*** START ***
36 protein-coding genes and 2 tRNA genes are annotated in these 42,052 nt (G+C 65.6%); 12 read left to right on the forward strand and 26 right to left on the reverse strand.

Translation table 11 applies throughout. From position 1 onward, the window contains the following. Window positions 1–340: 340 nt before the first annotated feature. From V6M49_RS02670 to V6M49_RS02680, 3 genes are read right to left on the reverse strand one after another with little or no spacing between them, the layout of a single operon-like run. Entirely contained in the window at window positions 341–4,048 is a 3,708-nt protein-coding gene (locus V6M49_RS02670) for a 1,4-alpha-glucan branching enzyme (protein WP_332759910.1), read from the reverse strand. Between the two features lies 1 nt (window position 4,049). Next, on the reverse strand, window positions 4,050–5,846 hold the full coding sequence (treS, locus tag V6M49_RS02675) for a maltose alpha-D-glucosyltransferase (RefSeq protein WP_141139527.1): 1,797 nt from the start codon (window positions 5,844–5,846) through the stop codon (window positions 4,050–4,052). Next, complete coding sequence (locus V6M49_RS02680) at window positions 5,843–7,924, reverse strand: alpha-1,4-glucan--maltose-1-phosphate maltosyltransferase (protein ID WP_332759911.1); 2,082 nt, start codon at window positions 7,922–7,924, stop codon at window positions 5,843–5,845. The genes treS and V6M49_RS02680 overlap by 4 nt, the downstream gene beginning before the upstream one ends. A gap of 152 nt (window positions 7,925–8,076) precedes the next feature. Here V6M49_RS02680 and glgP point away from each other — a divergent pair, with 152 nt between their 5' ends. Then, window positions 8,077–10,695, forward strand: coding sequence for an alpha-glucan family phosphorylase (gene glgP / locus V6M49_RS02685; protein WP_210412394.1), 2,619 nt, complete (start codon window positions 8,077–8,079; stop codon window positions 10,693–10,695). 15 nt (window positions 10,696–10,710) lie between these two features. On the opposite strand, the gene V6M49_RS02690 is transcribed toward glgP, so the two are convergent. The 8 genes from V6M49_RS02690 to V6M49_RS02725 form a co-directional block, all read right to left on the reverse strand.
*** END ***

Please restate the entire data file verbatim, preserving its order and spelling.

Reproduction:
36 protein-coding genes and 2 tRNA genes are annotated in these 42,052 nt (G+C 65.6%); 12 read left to right on the forward strand and 26 right to left on the reverse strand.

Translation table 11 applies throughout. From position 1 onward, the window contains the following. Window positions 1–340: 340 nt before the first annotated feature. From V6M49_RS02670 to V6M49_RS02680, 3 genes are read right to left on the reverse strand one after another with little or no spacing between them, the layout of a single operon-like run. Entirely contained in the window at window positions 341–4,048 is a 3,708-nt protein-coding gene (locus V6M49_RS02670) for a 1,4-alpha-glucan branching enzyme (protein WP_332759910.1), read from the reverse strand. Between the two features lies 1 nt (window position 4,049). Next, on the reverse strand, window positions 4,050–5,846 hold the full coding sequence (treS, locus tag V6M49_RS02675) for a maltose alpha-D-glucosyltransferase (RefSeq protein WP_141139527.1): 1,797 nt from the start codon (window positions 5,844–5,846) through the stop codon (window positions 4,050–4,052). Next, complete coding sequence (locus V6M49_RS02680) at window positions 5,843–7,924, reverse strand: alpha-1,4-glucan--maltose-1-phosphate maltosyltransferase (protein ID WP_332759911.1); 2,082 nt, start codon at window positions 7,922–7,924, stop codon at window positions 5,843–5,845. The genes treS and V6M49_RS02680 overlap by 4 nt, the downstream gene beginning before the upstream one ends. A gap of 152 nt (window positions 7,925–8,076) precedes the next feature. Here V6M49_RS02680 and glgP point away from each other — a divergent pair, with 152 nt between their 5' ends. Then, window positions 8,077–10,695, forward strand: coding sequence for an alpha-glucan family phosphorylase (gene glgP / locus V6M49_RS02685; protein WP_210412394.1), 2,619 nt, complete (start codon window positions 8,077–8,079; stop codon window positions 10,693–10,695). 15 nt (window positions 10,696–10,710) lie between these two features. On the opposite strand, the gene V6M49_RS02690 is transcribed toward glgP, so the two are convergent. The 8 genes from V6M49_RS02690 to V6M49_RS02725 form a co-directional block, all read right to left on the reverse strand.